Pittsburghers, the legend goes, are the type of people who give directions based on "where the Isaly's used to be." Maybe that's why we cling to the city's peeling "ghost signs" — those fading, painted advertisements for businesses that are no longer here. Where else, after all, would you see an exhibit like Palimpsest, a documentary project by Will Zavala and Kelly Bogel on display through May 16 at Pittsburgh Filmmakers?
A "palimpsest" is a page on which an early text is overwritten, obscured but not obliterated, by a later one. That makes it a perfect title for a ghost-sign exhibit ... and maybe for the city itself. Pittsburgh is its own palimpsest, a place that clings to old stories while writing new ones. Glimpses of the past can be found in the back alleys and second-floor windows of the present, in the process making a small town seem larger, more mysterious. Skyscrapers extend a city up into space ... but the ghost signs in their shadows extend it back in time.
Even today there's no telling when a ghost sign might rise from the dead. And while the Filmmakers exhibit offers little documentation about the signs depicted, local archives and news accounts sometimes yield long-dormant secrets from even the most faded inscription.
Take Bogel's photograph of a long-defunct Polish Hill grocery store, whose ghost sign became visible after a 2008 fire burned down the structure next door. The sign advertises Ward's Mother's Bread, a brand you haven't been able to find in Polish Hill — or anywhere else — for years. But Ward, it turns out, was once a widely known brand, with upward of 20 bakeries operating from Chicago east, according to a promotional 1919 survey of Pittsburgh businesses published by First National Bank. After his father ran a neighborhood bakery in New York City in 1849, the survey explains, Robert Ward came to Pittsburgh to begin baking on an industrial scale, offering housewives "rapid emancipation ... from the cares of kitchen drudgery."
Maybe the emancipation wasn't that rapid, but from their Strip District bakery, the Wards made Pittsburgh "a leader in scientific baking," as a later newspaper account boasted. But the bakery closed in 1966 amidst a labor dispute, and the Ward name ended where it began: on a local storefront.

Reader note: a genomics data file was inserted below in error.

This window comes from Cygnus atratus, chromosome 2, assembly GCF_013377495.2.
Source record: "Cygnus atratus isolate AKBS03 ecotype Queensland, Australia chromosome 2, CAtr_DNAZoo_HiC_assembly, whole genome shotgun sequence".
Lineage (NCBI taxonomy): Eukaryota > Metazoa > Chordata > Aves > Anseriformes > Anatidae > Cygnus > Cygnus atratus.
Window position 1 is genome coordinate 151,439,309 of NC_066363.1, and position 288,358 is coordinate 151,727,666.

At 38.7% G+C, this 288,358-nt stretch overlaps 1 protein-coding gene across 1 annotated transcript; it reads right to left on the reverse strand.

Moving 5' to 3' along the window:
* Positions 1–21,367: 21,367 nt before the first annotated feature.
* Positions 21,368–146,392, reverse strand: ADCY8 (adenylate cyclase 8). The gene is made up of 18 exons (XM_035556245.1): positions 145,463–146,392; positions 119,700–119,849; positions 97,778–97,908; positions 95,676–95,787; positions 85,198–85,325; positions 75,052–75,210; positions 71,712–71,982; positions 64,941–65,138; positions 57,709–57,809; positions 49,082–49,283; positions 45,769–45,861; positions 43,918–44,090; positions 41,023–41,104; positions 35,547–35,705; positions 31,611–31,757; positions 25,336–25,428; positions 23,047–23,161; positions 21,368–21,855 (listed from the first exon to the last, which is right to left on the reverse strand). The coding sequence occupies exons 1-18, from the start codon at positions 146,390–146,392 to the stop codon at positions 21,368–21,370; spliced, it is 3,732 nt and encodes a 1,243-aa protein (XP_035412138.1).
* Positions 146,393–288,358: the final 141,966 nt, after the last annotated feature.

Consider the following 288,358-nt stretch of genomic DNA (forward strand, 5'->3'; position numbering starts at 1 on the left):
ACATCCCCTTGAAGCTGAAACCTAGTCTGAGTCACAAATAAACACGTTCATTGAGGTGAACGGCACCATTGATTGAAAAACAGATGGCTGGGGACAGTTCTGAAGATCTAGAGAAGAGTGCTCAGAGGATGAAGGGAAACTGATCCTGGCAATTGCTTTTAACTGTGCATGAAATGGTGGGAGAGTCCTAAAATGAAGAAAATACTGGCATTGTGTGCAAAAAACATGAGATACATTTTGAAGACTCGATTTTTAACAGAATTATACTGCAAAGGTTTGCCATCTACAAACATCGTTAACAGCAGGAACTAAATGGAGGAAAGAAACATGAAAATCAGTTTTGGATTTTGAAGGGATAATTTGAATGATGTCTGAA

Other ghosts leave fresher traces. The barely-visible demon inscribed on an electrical battery at 825 West North Ave., for one, recalls the legacy of Hipwell Manufacturing. The North Side company's history dates to 1887, when the Hipwells founded the Pittsburgh Sheet Metal Tool Company. "This is the only establishment of its kind in this section of the country, and its facilities are in every respect unsurpassed," enthused the Pittsburgh and Allegheny Illustrated Review in 1889. In later years, the firm would pioneer designs for batteries and phone equipment before focusing on flashlights, which were manufactured on site until a decade ago.
Often, however, a ghost sign is the only memorial a business might leave. Despite having one of the most visible signs in Pittsburgh, for example, the Strip District's Wolfe Publishing barely leaves a trace. The green sign for Downtown's Penn Bowling Lanes, meanwhile, is visible only from an alley between Penn and Liberty avenues, and its history is almost as easy to overlook. Post-war-era newspaper records suggest the alley was once owned by Robert Hendel, whose numerous alleys made him one of the region's bowling kingpins. But by the 1970s, newspaper reports suggest, the alley had been replaced by a gay bar known as the Loose Balloon.
But even the obscure signs haunt us, sometimes more than the corporate brands which once loomed so much larger. Jones & Laughlin, Gulf Oil, Rockwell International ... they were once as central to Pittsburgh's identity as they were to its industry. But today, their mark on the city's landscape is less visible than, say, Blake's Garage and Fiore's Home-Dressed Meats. The corporate logo that is hoisted atop a skyscraper can be taken down just as easily.
For the rest of us, meanwhile, the ghost sign confers the promise of a kind of fugitive immortality. Whatever else they advertise, they remind us that in Pittsburgh, anyone can leave a lasting trace. Even without intending to.
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